Is Java becoming obsolete ?

Java has been around for a long time, and over the past few years it has undergone significant changes to keep it relevant. It is still the most popular programming language among developers, according to a 2019 report. But it may not hold onto that title forever. While it’s still at the top of lists of programming languages, other languages, like Python, are closing in on it. In fact, it is predicted that in the next few years, Python will surpass Java (and C) as the most popular programming language. And Python is not Java’s only competition. The rise of Kotlin has also taken some of Java’s share away, especially once Google started supporting Kotlin for Android development.

Java happened to be in the right place at the right time, similar to how Python now happens to be in the right place at the right time with the explosion of interest in AI and machine learning. According to Rich Sharples, senior director of product management at Red Hat, when Java was created 25 years ago, it was designed with the network in mind, and had a lot of features for network communications. It also came about around the time that multiprocessor systems were gaining traction and it was one of the first languages to make use of those hardware advances without the developer having to do too much more work. In addition to those features, it also had big backing in the industry, from Sun Microsystems, IBM and Oracle. All of these factors combined to make Java a highly successful language and a top choice for many developers for decades.

The reason that it has stayed so popular is because it still meets the needs of working across networks. And of course, there’s also the fact that it is open source. “Pretty much anything interesting happening in tech is happening around open source. And it was relatively early in mainstream open source as well. So, it’s checked all the boxes from a technical point of view,” he said.

Java was well suited to the environments of its time, but hasn’t really aged well as technologies change. Sharples explained that Java does a lot of “cool dynamic stuff,” but those sorts of capabilities aren’t really needed in technologies like microservices and serverless. According to Sharples, when working in those types of environments, developers tend to just start fresh when they run into an issue. So, all of those dynamic capabilities Java has aren’t really needed anymore. “What you get is a lot of baggage that doesn’t really provide much value in those modern architectures…If you think back, Java was designed to run on big multi-process machines. You could pretty much guarantee that you owned the machine and you could run multiple applications for each JVM (Java Virtual Machine) or app server. That’s just not the world we live in today. So, a lot of those capabilities bring a lot of weight and complexity and offer little value. So, if you look at functions as a service, you don’t see Java mentioned an awful lot.”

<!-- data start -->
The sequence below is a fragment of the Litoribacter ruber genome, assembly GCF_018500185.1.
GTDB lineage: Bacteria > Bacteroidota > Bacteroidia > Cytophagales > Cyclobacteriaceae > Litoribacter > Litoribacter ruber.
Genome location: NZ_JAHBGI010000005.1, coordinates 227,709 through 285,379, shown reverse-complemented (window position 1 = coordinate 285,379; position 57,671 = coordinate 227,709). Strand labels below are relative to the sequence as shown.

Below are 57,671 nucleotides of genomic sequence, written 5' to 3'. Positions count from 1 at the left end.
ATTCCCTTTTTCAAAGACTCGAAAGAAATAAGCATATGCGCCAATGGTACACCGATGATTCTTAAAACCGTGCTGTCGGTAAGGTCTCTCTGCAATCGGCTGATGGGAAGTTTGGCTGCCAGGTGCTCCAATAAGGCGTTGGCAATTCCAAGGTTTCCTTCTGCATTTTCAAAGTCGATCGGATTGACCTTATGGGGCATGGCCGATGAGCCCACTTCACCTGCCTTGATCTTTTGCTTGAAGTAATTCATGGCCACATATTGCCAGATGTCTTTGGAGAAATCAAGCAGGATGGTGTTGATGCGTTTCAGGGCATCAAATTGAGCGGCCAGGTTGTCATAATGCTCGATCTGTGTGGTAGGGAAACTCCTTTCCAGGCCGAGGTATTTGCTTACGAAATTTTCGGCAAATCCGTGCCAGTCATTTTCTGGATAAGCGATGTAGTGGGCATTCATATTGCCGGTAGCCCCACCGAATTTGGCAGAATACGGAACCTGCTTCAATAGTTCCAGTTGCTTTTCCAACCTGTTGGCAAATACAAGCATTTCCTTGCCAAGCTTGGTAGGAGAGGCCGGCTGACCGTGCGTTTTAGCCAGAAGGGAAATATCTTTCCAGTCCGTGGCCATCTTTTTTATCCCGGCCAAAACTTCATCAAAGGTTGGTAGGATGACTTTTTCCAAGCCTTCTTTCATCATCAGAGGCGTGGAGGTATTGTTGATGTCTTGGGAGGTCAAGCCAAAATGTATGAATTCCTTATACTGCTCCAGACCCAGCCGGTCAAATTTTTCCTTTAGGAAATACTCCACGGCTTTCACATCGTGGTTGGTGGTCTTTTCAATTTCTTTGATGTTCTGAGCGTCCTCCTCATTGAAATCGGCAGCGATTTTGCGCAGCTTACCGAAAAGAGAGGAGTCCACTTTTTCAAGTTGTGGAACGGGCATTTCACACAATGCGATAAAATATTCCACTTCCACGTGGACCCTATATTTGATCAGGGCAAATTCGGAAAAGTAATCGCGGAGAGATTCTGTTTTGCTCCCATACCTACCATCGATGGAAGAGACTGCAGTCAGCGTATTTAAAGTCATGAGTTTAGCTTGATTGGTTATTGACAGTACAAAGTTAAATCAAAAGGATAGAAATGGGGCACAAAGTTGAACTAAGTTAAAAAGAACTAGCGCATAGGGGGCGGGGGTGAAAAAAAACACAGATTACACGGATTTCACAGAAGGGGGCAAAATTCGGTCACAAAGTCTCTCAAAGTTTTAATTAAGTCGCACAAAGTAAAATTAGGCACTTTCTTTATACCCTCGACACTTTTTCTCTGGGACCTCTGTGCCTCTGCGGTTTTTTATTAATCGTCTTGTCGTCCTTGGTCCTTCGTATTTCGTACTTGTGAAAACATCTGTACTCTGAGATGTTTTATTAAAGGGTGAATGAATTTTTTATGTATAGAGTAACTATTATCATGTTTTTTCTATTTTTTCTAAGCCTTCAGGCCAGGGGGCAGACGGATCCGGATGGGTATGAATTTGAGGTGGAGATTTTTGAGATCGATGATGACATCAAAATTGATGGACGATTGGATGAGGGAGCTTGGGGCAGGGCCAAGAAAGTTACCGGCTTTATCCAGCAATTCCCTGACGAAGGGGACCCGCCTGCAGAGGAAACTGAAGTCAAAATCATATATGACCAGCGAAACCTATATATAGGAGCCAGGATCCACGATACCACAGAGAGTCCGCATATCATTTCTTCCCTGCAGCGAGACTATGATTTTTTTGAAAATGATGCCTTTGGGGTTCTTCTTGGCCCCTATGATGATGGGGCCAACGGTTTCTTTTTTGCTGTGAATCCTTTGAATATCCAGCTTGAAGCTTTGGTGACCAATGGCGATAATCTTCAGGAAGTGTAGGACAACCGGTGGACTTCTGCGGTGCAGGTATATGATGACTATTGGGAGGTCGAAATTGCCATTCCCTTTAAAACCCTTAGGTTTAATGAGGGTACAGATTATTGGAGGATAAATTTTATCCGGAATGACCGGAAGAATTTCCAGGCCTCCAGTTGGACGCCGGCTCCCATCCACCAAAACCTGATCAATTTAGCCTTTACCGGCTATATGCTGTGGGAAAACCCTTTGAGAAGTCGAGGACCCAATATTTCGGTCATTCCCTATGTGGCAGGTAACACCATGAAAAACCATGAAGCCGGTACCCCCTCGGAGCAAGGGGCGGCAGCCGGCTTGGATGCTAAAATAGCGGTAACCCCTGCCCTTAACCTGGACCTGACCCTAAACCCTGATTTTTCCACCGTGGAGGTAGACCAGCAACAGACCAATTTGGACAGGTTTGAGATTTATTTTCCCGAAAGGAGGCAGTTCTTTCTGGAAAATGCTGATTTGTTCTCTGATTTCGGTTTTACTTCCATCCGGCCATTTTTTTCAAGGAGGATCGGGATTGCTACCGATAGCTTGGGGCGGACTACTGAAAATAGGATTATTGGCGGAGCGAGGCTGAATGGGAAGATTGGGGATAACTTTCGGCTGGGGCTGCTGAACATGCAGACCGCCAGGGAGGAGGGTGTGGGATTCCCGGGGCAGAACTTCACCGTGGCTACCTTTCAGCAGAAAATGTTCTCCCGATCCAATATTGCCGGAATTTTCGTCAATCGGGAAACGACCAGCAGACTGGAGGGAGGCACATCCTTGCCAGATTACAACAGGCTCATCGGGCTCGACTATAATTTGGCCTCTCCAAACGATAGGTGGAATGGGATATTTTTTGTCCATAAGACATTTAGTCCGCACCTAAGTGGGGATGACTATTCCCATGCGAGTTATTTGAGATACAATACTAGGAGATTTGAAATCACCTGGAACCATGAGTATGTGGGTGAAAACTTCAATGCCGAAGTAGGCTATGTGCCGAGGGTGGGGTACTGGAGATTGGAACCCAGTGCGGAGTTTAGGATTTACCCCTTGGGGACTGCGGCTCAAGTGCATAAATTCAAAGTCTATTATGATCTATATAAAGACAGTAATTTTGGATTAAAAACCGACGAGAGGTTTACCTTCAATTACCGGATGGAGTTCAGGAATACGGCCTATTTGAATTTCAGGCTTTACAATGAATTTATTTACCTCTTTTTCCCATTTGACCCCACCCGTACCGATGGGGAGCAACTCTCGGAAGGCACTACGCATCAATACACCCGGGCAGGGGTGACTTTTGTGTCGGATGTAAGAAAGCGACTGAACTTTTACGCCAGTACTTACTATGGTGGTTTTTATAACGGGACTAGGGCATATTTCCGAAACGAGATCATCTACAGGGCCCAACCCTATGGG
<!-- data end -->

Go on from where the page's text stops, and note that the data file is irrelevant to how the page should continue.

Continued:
But Sharples doesn’t believe Java is going away quite yet. He believes Java will likely still experience growth for many years, or even decades. There are many projects that let Java thrive in today’s environments, such as Oracle’s GraalVM, which allows for interoperability in shared runtimes, and Red Hat’s Quarkus, which is a Kubernetes-native Java framework.

Mike Milinkovich, executive director of the Eclipse Foundation, which oversees Java Enterprise Edition, also believes Java itself is going to evolve to support these technologies. “I think that there are going to be changes to Java that go from the JVM all the way up,” said Milinkovich.

Sharples also believes Oracle has done a pretty good job of “keeping the innovation going without breaking the stability.” Oracle currently has several active projects focused on facilitating innovation for Java:

•Valhalla, focused on introducing value types to Java

•Panama, which is about updating the form function for Java

•Loom, which focuses on scaling Java

•Amber, which is focused on finding ways to simplify the language

•Metropolis, which is trying to see how much of the JVM can be written in Java so that both JVM and Java can evolve faster

“Languages are hard to change, so Java will continue to lead. It will be interesting to see if other languages begin to use the JVM. Not just JVM dialects like Scala and Kotlin but other languages with their own user bases, like Ruby, JavaScript, or Python,” said Mark Little, VP Middleware Engineering at Red Hat.

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